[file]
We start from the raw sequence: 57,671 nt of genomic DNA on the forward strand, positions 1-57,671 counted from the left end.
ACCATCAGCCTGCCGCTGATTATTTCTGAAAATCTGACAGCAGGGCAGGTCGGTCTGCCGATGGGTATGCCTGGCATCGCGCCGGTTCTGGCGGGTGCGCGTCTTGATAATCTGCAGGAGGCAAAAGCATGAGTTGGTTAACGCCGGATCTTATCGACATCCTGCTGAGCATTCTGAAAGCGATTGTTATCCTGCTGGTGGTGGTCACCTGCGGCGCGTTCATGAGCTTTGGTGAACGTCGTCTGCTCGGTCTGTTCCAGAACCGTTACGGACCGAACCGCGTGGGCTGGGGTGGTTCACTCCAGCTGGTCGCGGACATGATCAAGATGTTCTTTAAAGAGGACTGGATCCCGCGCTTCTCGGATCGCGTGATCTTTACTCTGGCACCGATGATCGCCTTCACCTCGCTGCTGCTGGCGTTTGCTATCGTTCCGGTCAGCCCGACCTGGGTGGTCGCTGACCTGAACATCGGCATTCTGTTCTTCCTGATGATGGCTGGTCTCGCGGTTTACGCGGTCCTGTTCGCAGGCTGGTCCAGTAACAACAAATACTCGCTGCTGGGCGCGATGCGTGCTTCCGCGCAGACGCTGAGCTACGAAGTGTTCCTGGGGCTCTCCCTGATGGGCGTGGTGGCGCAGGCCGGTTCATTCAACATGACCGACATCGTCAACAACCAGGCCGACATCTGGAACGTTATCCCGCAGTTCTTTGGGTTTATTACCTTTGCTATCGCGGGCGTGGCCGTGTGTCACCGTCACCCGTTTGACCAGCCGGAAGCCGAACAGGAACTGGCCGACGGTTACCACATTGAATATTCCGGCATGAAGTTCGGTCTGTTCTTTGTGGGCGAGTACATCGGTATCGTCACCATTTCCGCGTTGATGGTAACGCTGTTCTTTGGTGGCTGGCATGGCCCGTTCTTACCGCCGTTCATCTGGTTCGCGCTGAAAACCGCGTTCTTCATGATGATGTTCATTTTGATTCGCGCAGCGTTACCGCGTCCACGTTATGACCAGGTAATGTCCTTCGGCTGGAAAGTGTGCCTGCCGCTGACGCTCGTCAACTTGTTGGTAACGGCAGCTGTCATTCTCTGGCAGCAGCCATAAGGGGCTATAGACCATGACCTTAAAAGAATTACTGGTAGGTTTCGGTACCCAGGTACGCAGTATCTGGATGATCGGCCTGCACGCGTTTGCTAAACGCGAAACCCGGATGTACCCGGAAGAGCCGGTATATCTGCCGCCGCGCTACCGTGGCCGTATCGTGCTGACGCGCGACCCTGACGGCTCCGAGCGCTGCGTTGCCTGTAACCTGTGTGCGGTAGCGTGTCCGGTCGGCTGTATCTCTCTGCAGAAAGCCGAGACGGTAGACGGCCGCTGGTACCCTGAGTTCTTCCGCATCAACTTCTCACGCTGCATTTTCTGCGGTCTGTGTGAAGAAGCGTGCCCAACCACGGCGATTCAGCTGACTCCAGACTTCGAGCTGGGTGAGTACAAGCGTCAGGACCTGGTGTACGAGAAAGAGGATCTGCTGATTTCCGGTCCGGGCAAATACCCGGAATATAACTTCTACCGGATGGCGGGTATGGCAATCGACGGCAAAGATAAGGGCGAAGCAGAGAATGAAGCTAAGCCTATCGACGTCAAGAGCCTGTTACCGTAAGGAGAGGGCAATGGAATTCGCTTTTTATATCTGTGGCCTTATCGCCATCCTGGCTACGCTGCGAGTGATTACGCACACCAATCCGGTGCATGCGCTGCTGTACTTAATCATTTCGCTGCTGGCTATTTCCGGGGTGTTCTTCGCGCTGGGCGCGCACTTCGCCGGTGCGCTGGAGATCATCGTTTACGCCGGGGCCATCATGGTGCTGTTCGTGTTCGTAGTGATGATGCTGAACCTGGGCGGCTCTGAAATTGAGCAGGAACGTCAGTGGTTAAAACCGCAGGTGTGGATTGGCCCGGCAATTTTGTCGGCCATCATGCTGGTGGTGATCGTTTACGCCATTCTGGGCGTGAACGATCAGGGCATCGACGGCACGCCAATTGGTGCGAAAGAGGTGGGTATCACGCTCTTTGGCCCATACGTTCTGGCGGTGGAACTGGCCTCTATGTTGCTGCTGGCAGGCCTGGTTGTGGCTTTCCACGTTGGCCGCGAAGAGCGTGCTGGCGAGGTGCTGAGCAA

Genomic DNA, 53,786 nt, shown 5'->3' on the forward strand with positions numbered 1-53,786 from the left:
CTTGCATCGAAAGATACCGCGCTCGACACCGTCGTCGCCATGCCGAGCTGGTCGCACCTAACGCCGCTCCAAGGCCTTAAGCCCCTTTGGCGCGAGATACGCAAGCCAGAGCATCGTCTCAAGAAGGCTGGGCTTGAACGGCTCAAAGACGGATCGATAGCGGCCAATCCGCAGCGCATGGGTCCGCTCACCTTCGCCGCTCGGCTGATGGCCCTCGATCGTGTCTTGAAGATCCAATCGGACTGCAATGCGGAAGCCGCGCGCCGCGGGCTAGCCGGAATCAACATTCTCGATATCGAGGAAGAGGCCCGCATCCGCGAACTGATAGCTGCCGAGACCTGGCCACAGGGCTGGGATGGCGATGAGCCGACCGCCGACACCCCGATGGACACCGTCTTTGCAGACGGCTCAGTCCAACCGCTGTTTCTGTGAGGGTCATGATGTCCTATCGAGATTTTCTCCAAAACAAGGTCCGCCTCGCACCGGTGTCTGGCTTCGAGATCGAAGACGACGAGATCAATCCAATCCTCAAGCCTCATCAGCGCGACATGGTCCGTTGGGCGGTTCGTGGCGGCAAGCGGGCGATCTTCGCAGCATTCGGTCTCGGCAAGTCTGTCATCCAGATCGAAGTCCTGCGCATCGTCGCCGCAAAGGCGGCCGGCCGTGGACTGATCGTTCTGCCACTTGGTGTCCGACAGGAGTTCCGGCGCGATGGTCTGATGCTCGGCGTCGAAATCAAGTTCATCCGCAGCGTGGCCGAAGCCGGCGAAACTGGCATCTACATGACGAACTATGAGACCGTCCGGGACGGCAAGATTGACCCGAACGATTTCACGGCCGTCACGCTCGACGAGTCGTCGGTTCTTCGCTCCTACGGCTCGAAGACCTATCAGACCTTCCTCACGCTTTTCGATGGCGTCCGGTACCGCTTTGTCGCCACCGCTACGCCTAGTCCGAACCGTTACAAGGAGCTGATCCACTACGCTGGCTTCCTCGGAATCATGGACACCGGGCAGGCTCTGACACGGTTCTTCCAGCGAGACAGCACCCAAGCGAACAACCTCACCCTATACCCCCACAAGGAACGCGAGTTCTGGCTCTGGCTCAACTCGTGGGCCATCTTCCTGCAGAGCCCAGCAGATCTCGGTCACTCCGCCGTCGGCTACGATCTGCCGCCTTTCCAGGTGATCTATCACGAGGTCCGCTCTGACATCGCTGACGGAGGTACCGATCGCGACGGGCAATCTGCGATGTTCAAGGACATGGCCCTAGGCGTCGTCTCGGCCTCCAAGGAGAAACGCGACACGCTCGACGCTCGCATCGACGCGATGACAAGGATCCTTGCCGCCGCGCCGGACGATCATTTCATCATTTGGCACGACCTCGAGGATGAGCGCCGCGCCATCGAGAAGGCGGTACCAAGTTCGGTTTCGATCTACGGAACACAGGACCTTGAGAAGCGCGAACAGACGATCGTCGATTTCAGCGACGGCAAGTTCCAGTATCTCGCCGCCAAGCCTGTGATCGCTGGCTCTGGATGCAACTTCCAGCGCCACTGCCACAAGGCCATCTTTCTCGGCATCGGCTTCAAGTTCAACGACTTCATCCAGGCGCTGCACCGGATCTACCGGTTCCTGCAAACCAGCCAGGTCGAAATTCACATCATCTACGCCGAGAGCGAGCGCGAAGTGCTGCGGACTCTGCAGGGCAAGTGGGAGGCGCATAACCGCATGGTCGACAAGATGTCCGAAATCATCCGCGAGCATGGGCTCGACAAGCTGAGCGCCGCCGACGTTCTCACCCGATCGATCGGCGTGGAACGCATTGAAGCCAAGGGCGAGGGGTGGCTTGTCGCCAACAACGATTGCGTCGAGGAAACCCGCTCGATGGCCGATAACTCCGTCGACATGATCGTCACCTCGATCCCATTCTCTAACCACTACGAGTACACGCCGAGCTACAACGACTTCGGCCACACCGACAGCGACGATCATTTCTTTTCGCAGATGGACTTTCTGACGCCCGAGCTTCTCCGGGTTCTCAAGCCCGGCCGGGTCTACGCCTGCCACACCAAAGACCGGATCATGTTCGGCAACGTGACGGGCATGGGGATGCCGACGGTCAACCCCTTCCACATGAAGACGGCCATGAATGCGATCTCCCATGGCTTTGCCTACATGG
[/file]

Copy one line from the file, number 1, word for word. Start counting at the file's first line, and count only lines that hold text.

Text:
We start from the raw sequence: 57,671 nt of genomic DNA on the forward strand, positions 1-57,671 counted from the left end.